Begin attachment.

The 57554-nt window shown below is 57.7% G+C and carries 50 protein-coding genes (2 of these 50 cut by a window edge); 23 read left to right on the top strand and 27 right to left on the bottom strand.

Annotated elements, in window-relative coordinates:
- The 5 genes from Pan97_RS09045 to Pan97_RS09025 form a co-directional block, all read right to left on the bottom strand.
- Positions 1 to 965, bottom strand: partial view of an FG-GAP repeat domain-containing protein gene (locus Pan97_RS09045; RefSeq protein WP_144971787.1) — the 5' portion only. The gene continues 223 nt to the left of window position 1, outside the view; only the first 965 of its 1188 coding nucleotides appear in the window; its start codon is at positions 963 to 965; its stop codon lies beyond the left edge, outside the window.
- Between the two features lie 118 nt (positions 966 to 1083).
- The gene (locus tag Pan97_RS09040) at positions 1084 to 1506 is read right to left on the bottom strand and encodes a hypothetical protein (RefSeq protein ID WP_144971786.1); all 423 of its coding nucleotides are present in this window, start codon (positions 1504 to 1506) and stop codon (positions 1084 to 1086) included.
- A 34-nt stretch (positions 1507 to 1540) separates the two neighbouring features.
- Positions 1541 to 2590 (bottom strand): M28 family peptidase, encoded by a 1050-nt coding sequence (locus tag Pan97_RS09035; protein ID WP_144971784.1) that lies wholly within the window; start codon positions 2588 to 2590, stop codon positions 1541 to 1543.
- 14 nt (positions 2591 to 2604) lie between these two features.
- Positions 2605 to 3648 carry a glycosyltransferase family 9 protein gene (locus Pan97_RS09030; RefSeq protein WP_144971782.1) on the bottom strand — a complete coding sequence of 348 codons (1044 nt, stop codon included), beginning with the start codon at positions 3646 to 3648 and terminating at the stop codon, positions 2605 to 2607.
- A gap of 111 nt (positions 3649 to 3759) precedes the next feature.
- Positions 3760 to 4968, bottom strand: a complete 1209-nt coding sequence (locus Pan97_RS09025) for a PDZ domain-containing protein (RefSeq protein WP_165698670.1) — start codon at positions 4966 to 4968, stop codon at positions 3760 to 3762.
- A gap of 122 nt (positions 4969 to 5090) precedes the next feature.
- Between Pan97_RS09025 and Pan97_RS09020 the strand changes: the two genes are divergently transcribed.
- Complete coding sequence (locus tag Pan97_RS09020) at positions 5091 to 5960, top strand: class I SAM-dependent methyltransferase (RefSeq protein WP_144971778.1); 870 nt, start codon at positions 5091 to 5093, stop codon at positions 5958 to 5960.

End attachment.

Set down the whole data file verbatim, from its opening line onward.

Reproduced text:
The 57554-nt window shown below is 57.7% G+C and carries 50 protein-coding genes (2 of these 50 cut by a window edge); 23 read left to right on the top strand and 27 right to left on the bottom strand.

Annotated elements, in window-relative coordinates:
- The 5 genes from Pan97_RS09045 to Pan97_RS09025 form a co-directional block, all read right to left on the bottom strand.
- Positions 1 to 965, bottom strand: partial view of an FG-GAP repeat domain-containing protein gene (locus Pan97_RS09045; RefSeq protein WP_144971787.1) — the 5' portion only. The gene continues 223 nt to the left of window position 1, outside the view; only the first 965 of its 1188 coding nucleotides appear in the window; its start codon is at positions 963 to 965; its stop codon lies beyond the left edge, outside the window.
- Between the two features lie 118 nt (positions 966 to 1083).
- The gene (locus tag Pan97_RS09040) at positions 1084 to 1506 is read right to left on the bottom strand and encodes a hypothetical protein (RefSeq protein ID WP_144971786.1); all 423 of its coding nucleotides are present in this window, start codon (positions 1504 to 1506) and stop codon (positions 1084 to 1086) included.
- A 34-nt stretch (positions 1507 to 1540) separates the two neighbouring features.
- Positions 1541 to 2590 (bottom strand): M28 family peptidase, encoded by a 1050-nt coding sequence (locus tag Pan97_RS09035; protein ID WP_144971784.1) that lies wholly within the window; start codon positions 2588 to 2590, stop codon positions 1541 to 1543.
- 14 nt (positions 2591 to 2604) lie between these two features.
- Positions 2605 to 3648 carry a glycosyltransferase family 9 protein gene (locus Pan97_RS09030; RefSeq protein WP_144971782.1) on the bottom strand — a complete coding sequence of 348 codons (1044 nt, stop codon included), beginning with the start codon at positions 3646 to 3648 and terminating at the stop codon, positions 2605 to 2607.
- A gap of 111 nt (positions 3649 to 3759) precedes the next feature.
- Positions 3760 to 4968, bottom strand: a complete 1209-nt coding sequence (locus Pan97_RS09025) for a PDZ domain-containing protein (RefSeq protein WP_165698670.1) — start codon at positions 4966 to 4968, stop codon at positions 3760 to 3762.
- A gap of 122 nt (positions 4969 to 5090) precedes the next feature.
- Between Pan97_RS09025 and Pan97_RS09020 the strand changes: the two genes are divergently transcribed.
- Complete coding sequence (locus tag Pan97_RS09020) at positions 5091 to 5960, top strand: class I SAM-dependent methyltransferase (RefSeq protein WP_144971778.1); 870 nt, start codon at positions 5091 to 5093, stop codon at positions 5958 to 5960.